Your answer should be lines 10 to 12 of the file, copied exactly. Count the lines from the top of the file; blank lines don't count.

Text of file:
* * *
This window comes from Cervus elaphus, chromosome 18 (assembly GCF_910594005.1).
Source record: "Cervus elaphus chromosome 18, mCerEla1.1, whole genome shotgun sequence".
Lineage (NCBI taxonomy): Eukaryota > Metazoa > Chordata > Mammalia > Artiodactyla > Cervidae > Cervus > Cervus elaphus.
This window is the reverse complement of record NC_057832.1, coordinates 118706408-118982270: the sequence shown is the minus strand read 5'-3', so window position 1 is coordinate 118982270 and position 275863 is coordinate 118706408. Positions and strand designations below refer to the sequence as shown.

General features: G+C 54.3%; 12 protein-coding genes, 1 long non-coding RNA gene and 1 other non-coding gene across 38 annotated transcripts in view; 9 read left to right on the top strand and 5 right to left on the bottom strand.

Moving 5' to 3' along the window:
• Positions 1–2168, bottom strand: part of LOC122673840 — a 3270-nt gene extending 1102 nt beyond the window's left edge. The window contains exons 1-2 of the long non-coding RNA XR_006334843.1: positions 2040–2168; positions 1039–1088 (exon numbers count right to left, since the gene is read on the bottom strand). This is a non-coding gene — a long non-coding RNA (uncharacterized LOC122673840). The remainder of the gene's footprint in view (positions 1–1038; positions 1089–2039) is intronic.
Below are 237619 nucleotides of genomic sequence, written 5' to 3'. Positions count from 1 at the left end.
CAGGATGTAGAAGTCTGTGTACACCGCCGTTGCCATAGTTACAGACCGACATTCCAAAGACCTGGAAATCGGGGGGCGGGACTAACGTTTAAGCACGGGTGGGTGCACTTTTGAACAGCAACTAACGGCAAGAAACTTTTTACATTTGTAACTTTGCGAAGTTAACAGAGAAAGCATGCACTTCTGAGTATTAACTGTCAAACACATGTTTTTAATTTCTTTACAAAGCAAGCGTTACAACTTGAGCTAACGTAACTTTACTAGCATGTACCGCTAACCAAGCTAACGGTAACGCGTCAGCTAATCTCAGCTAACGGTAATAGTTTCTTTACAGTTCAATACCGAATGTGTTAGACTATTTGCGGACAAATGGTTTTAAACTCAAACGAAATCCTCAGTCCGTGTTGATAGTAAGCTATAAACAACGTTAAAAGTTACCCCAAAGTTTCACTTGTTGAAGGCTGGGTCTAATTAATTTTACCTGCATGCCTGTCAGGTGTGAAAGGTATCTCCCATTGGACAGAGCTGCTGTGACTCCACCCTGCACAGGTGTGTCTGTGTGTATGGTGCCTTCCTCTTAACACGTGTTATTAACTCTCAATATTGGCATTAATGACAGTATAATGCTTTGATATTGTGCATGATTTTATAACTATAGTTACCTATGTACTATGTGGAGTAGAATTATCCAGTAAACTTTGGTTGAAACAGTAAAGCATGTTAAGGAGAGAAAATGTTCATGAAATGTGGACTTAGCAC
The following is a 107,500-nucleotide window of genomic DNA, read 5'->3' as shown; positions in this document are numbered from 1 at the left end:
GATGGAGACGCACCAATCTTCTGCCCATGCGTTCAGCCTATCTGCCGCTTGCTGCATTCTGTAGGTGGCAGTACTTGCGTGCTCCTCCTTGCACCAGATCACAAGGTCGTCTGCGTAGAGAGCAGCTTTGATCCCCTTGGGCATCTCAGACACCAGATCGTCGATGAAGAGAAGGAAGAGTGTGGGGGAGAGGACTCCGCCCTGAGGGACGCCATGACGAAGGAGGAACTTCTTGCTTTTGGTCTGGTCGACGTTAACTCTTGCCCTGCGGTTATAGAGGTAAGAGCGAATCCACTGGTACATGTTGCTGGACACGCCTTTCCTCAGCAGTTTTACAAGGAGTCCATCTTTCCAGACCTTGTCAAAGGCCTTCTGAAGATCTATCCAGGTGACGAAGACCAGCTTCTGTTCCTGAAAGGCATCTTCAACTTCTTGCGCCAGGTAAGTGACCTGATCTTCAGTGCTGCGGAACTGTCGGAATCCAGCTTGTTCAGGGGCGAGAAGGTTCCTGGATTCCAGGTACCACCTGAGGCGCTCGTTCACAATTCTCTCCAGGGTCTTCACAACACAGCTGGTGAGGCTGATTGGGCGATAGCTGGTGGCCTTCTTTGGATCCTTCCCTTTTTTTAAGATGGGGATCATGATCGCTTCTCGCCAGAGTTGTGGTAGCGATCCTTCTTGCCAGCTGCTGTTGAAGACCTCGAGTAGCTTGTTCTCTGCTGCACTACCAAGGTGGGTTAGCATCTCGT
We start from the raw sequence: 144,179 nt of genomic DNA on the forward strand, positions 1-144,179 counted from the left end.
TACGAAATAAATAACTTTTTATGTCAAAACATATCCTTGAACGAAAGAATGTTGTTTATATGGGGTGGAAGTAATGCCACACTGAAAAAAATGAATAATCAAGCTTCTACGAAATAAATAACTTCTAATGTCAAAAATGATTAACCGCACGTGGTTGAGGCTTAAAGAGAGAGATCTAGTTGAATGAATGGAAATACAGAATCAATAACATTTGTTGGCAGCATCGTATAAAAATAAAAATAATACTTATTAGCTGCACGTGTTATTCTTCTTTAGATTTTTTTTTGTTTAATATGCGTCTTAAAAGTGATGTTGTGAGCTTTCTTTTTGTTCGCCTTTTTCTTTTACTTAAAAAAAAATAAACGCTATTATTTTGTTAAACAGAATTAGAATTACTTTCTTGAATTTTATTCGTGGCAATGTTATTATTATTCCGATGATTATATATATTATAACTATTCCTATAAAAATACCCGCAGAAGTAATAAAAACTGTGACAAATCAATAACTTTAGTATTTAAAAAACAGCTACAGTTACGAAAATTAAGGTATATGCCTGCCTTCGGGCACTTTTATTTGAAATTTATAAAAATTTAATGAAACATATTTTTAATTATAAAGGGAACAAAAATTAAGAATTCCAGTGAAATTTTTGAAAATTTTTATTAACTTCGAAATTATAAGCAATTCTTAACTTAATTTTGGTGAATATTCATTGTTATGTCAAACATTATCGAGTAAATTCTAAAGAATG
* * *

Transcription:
The following is a 107,500-nucleotide window of genomic DNA, read 5'->3' as shown; positions in this document are numbered from 1 at the left end:
GATGGAGACGCACCAATCTTCTGCCCATGCGTTCAGCCTATCTGCCGCTTGCTGCATTCTGTAGGTGGCAGTACTTGCGTGCTCCTCCTTGCACCAGATCACAAGGTCGTCTGCGTAGAGAGCAGCTTTGATCCCCTTGGGCATCTCAGACACCAGATCGTCGATGAAGAGAAGGAAGAGTGTGGGGGAGAGGACTCCGCCCTGAGGGACGCCATGACGAAGGAGGAACTTCTTGCTTTTGGTCTGGTCGACGTTAACTCTTGCCCTGCGGTTATAGAGGTAAGAGCGAATCCACTGGTACATGTTGCTGGACACGCCTTTCCTCAGCAGTTTTACAAGGAGTCCATCTTTCCAGACCTTGTCAAAGGCCTTCTGAAGATCTATCCAGGTGACGAAGACCAGCTTCTGTTCCTGAAAGGCATCTTCAACTTCTTGCGCCAGGTAAGTGACCTGATCTTCAGTGCTGCGGAACTGTCGGAATCCAGCTTGTTCAGGGGCGAGAAGGTTCCTGGATTCCAGGTACCACCTGAGGCGCTCGTTCACAATTCTCTCCAGGGTCTTCACAACACAGCTGGTGAGGCTGATTGGGCGATAGCTGGTGGCCTTCTTTGGATCCTTCCCTTTTTTTAAGATGGGGATCATGATCGCTTCTCGCCAGAGTTGTGGTAGCGATCCTTCTTGCCAGCTGCTGTTGAAGACCTCGAGTAGCTTGTTCTCTGCTGCACTACCAAGGTGGGTTAGCATCTCGT
We start from the raw sequence: 144,179 nt of genomic DNA on the forward strand, positions 1-144,179 counted from the left end.